Is the Demographia survey using the median income for the whole of NSW, rather than for Sydney? And then comparing this to the median freestanding house price in Sydney itself? It's really not clear how they derive their income figures, but the site here (http://www.abcdiamond.com/australia/australian-median-income-2006-and-2010/) suggests that the median gross household income figure for Sydney is likely to be closer to $82K for the Sydney Locality (rather than Demographia's claimed $66K), or $107K for the Sydney LGA. Quite a difference.

And various sources (RPData, Residex, APM) put the Sydney median dwelling price at around $525K (rather than the Demographia figure of $634K for freestanding houses only).

So if we take the more accurate median home price to gross household income figures, we get a ratio of 525/82 = 6.4 for Sydney, rather than the 9.6 ratio claimed by Demographia.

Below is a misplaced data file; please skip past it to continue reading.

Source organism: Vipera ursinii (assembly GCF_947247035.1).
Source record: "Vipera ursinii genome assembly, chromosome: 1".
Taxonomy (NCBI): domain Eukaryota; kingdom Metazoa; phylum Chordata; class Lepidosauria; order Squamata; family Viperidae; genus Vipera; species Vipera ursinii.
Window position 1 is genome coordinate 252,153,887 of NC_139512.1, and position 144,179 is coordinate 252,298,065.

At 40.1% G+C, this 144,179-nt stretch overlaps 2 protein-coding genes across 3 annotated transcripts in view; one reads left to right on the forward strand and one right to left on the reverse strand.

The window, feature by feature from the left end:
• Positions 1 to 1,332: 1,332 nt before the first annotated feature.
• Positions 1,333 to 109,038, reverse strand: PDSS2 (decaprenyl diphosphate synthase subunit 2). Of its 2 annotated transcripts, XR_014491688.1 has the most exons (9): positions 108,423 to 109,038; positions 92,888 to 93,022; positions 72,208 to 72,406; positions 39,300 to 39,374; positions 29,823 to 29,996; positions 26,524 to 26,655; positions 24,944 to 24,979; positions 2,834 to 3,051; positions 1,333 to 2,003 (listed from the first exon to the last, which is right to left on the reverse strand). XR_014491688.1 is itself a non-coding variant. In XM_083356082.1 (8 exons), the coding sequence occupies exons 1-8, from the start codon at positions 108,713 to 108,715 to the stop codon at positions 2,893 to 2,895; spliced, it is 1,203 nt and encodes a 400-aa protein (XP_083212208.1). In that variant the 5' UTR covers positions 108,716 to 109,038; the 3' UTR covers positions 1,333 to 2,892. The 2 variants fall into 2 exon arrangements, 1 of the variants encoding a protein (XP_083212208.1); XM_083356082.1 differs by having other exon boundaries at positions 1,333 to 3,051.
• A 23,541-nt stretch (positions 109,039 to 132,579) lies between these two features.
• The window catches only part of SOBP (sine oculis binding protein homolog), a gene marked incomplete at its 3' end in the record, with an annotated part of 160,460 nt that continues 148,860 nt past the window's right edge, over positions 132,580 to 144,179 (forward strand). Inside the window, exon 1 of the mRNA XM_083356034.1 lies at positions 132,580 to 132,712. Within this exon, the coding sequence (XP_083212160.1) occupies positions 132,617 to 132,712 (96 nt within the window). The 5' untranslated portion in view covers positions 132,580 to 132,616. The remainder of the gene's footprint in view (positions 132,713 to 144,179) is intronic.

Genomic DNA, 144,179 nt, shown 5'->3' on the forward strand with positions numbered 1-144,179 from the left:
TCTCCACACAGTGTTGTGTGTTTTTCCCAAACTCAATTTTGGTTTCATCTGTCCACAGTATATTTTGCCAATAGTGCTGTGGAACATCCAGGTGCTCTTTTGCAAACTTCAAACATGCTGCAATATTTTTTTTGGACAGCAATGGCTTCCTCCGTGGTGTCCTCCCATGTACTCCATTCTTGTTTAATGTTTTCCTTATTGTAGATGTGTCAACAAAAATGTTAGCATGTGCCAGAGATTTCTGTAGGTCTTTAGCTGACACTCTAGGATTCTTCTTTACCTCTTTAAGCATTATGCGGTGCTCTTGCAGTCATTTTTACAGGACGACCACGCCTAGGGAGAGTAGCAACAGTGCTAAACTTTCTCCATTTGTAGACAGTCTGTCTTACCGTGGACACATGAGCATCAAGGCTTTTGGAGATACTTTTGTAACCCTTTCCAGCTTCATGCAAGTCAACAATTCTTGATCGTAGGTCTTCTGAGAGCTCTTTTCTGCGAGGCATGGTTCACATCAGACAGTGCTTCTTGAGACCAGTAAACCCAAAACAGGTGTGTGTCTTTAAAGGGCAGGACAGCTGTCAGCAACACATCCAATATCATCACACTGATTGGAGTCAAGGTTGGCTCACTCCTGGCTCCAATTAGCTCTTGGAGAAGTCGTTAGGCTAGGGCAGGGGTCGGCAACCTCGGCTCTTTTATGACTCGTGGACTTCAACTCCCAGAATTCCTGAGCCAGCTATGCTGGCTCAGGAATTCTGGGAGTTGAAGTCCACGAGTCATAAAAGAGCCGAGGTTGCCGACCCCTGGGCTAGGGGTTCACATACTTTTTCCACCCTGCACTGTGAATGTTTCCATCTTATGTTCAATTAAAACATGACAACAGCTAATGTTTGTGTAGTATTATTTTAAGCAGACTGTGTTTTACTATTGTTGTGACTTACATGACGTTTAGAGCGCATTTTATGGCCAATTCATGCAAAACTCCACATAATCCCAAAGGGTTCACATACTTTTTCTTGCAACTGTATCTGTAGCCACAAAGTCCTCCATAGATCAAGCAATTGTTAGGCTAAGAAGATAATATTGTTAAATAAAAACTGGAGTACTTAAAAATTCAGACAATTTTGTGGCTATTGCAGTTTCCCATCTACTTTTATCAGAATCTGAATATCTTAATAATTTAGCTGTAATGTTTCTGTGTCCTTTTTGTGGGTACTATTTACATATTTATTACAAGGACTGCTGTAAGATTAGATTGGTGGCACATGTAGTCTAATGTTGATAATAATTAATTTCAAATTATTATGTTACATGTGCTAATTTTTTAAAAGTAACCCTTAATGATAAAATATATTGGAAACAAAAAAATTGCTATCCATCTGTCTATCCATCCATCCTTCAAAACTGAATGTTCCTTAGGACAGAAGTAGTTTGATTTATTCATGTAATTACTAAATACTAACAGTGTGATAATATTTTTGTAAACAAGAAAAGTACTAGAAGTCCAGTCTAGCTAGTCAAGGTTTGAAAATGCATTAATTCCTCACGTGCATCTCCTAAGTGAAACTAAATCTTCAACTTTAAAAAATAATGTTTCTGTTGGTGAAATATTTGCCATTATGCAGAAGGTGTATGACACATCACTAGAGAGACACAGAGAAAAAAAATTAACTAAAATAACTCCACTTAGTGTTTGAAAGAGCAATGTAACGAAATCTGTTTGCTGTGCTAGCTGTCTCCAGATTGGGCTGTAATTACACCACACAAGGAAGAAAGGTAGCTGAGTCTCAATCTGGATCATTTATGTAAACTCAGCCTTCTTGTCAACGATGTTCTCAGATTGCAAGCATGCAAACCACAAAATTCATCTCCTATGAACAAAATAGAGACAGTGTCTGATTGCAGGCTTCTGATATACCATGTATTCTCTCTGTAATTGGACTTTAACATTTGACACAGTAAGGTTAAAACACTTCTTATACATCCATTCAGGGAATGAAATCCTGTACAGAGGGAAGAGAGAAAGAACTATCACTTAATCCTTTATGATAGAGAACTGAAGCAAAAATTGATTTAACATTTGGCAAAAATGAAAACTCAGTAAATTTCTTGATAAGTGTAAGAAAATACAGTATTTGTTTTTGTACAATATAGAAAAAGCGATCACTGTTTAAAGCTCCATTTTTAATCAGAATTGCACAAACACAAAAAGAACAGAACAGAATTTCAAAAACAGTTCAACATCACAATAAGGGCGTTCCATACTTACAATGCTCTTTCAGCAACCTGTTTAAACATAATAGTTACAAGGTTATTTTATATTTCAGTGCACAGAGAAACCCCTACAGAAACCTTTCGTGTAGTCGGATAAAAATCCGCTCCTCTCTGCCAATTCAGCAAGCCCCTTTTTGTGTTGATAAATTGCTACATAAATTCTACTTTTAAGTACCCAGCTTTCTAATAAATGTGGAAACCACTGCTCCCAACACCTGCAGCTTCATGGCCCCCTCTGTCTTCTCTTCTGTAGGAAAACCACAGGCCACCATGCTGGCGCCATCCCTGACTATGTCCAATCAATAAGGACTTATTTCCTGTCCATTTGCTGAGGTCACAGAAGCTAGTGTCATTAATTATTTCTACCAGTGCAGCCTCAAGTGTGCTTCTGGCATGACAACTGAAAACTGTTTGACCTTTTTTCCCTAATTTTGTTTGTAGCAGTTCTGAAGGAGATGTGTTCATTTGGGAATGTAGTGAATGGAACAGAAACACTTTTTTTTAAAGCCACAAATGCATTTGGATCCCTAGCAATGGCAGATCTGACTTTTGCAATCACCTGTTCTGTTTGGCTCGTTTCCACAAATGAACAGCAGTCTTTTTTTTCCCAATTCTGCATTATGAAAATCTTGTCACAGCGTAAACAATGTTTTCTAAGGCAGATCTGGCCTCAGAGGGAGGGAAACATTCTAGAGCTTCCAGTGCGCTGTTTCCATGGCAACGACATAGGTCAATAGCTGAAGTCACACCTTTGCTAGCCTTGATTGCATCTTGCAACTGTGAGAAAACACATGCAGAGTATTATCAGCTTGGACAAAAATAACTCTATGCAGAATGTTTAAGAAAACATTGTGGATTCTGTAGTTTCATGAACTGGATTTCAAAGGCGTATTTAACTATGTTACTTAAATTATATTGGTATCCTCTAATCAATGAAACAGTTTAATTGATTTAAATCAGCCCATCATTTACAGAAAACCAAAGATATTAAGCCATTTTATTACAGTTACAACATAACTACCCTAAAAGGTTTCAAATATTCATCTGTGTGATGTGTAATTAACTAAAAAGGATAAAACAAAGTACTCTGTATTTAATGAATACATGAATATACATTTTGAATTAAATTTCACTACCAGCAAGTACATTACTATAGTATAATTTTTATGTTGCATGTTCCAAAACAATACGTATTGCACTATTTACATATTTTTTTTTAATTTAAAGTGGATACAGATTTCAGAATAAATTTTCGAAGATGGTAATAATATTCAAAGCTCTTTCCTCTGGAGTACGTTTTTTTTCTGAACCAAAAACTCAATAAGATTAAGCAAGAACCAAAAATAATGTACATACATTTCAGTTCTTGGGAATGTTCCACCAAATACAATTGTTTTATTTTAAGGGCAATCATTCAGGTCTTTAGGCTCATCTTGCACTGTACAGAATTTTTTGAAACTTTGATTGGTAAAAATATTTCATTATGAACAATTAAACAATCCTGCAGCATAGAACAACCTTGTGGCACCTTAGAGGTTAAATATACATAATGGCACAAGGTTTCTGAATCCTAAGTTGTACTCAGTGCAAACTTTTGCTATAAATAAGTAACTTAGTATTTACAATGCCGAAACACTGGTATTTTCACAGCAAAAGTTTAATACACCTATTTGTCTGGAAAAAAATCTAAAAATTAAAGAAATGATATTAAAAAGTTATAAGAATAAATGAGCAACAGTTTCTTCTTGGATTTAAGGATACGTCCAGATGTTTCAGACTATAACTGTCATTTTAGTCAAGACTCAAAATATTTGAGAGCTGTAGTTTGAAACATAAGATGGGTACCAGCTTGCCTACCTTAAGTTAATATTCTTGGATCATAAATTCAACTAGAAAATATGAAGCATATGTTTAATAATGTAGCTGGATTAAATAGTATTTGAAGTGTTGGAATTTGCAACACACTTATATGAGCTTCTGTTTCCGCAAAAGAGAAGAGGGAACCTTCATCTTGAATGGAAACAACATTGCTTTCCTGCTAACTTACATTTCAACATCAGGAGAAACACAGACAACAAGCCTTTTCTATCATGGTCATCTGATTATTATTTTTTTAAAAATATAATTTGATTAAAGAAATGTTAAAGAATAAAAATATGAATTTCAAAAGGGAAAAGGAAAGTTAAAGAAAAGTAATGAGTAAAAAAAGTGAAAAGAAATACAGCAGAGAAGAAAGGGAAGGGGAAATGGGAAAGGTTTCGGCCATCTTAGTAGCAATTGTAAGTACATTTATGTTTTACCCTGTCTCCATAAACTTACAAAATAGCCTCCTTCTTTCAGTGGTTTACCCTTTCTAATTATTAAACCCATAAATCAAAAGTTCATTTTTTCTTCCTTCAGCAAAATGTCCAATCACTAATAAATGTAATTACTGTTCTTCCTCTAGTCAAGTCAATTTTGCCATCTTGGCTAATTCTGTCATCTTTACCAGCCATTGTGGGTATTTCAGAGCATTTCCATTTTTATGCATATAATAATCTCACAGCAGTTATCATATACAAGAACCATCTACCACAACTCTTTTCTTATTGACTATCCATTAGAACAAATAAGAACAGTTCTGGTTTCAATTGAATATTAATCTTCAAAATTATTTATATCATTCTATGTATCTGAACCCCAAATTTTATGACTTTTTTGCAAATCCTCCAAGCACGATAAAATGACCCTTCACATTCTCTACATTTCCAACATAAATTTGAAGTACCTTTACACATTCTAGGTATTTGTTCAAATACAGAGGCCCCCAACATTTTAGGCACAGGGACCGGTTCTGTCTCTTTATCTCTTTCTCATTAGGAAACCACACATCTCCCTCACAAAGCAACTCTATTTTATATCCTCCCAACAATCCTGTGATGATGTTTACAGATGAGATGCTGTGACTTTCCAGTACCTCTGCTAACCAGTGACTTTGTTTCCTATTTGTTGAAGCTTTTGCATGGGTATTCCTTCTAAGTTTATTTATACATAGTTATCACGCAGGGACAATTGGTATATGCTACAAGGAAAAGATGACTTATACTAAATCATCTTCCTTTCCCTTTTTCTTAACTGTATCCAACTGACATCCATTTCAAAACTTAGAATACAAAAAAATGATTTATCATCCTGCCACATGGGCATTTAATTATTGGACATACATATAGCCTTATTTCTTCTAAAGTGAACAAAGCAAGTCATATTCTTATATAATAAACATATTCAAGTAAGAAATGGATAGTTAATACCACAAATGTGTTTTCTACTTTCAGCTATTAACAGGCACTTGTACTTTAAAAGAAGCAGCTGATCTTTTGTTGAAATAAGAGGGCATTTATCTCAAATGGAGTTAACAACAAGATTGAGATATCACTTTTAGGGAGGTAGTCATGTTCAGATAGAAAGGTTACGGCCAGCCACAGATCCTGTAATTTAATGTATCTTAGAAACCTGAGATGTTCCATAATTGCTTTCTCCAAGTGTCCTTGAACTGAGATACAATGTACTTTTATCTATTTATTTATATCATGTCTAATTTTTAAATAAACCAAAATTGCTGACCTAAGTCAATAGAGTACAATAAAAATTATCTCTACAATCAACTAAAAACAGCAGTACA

Does this ratio of 6.4 mean Sydney houses are really affordable after all? Not necessarily. In my opinion this ratio is almost as meaningless a measure of 'affordability' as Demographia's 9.6 figure (but at least 6.4 is more accurate as a house price to gross household income ratio). As mentioned above, the spending power of an average family depends on many things, not just their gross household wage income. In my view, the best way to determine whether homes in Australia are affordable or not is to employ a little common sense.

1 - Would we choose to build the largest homes in the world if homes were unaffordable?
2 - Would half a million families and individuals (approximately) be buying homes every year if they couldn't afford those homes?